Yes, both. The app will be able to act as a Myki card, with the same fares.

It will also allow instant top-up, without the current 90 minute online delay. (This delay is similar on all public transport smartcards).

Will it cost $6 like a real card? Will it expire like a card?

I doubt it will expire. (Most phones don’t last 4 years like a Myki card is meant to!)

The cost is unknown. The $6 cost of a real card is partly because you can commence a (non-V/Line) trip on a zero balance, so the balance can drop as low as minus $4.30. It’s not yet clear how the app will work in this regard.

Perhaps if in some way it enables a user to pay just the cost of a daily fare, this can partly negate the need for a single use ticket, which isn’t currently provided.

What about contactless credit cards, such as Paypass?

It looks like existing Myki equipment isn’t compatible with that.

That’s a shame, as I suspect a lot more people have contactless cards than NFC mobile phones. Card payment works really well in London, and many cities (especially those that use a variant of London’s Oyster) are trying it.

But that may be changing over time, and it’s still a positive move to help make it easier to pay a fare.

And on balance, it’s better not to go down the path of huge expense to replace all the equipment around the system. Perhaps that can be planned for the new generation of station/bus/tram devices, to allow a later upgrade.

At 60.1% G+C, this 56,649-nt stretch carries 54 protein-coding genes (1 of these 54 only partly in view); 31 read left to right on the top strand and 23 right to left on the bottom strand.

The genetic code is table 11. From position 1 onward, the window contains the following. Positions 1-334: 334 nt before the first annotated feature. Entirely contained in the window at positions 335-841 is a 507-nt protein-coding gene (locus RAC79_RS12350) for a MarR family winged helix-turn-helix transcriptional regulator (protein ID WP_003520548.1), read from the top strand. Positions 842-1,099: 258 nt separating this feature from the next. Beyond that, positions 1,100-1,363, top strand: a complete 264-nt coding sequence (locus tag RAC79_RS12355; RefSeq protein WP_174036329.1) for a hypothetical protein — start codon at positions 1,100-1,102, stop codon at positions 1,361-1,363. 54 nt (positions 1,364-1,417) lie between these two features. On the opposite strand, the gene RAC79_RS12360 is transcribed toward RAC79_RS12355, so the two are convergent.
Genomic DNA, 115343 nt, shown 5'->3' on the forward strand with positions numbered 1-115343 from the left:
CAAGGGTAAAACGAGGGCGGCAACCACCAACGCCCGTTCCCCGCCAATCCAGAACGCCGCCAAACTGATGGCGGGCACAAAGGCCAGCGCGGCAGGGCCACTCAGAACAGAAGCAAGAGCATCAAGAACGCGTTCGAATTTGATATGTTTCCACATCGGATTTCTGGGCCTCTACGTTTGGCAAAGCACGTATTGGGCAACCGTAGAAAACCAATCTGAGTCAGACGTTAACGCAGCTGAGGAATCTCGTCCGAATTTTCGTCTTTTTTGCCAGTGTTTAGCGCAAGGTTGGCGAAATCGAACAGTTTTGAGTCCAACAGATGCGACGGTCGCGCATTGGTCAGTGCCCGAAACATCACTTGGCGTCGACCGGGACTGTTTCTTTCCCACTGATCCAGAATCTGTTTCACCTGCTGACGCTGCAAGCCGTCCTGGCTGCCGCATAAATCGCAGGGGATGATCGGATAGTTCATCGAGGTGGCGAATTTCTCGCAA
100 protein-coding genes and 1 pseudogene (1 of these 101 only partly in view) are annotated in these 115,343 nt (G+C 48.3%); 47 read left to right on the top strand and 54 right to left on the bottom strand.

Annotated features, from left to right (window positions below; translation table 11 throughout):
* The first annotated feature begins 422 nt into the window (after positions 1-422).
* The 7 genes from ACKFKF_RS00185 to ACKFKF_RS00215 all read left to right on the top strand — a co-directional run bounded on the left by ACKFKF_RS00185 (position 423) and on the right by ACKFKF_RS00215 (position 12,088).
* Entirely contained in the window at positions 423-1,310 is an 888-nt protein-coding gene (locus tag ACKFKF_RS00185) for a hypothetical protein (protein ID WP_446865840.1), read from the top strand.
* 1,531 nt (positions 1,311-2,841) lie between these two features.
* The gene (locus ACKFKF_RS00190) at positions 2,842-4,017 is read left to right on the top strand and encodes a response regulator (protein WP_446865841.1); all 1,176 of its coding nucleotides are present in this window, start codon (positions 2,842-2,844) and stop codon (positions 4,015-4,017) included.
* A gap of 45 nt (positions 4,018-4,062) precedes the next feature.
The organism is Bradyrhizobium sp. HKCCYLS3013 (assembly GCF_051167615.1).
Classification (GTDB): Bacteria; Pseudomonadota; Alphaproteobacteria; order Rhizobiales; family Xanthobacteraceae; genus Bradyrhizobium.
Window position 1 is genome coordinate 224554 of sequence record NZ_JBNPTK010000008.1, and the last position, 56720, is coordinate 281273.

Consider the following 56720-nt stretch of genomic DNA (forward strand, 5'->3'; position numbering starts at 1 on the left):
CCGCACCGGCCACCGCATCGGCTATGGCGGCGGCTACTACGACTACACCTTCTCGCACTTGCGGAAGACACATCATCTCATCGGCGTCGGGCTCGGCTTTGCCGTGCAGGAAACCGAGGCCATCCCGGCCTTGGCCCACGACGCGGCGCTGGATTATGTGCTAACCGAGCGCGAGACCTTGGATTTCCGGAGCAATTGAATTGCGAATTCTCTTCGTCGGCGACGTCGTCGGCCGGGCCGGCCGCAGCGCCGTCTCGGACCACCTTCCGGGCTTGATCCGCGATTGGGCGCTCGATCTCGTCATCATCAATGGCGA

New Myki signage on trams, October 2015

When will the trial happen?

The trial is expected to run from July until early 2019.

I hate topping up. I want it now.

If you use Myki Money, you should consider Auto-Topup.

It was a bit kludgy when first introduced, but works really well now. I’ve had it set up on my kids’ cards for years.

Unfortunately it doesn’t work with Myki Pass, which is why they should really implement Myki Money weekly and monthly capping, which was originally planned.

How do I get involved in the trial?

PTV says: To stay up to date with the Mobile myki trial, including how to register your interest in participating in the trial later in the year, make sure your myki is registered.

What else?

This government fact sheet might help:

PTV: Mobile Myki fact sheet (28/5/2018)

…or leave a comment/question and I’ll see if I can get an answer.

Crosstown traffic / Bacchus Marsh stopover

All of us have data being captured about us all the time.

For many of us that includes Myki travel data (though even that is tiny compared to the myriad of information captured by our smartphones).

Mostly for me it’s the drudgery of everyday work commuting, but every so often there’s something of interest.

Crosstown traffic

26/01/2018 13:49:14 Touch off  Train 1/2 Bentleigh Station - - -
26/01/2018 13:09:15 Touch on   Train 1   Footscray Station - - -

This is not a typo. On Australia Day (public holiday timetable) we managed to do Footscray to Bentleigh in 40 minutes.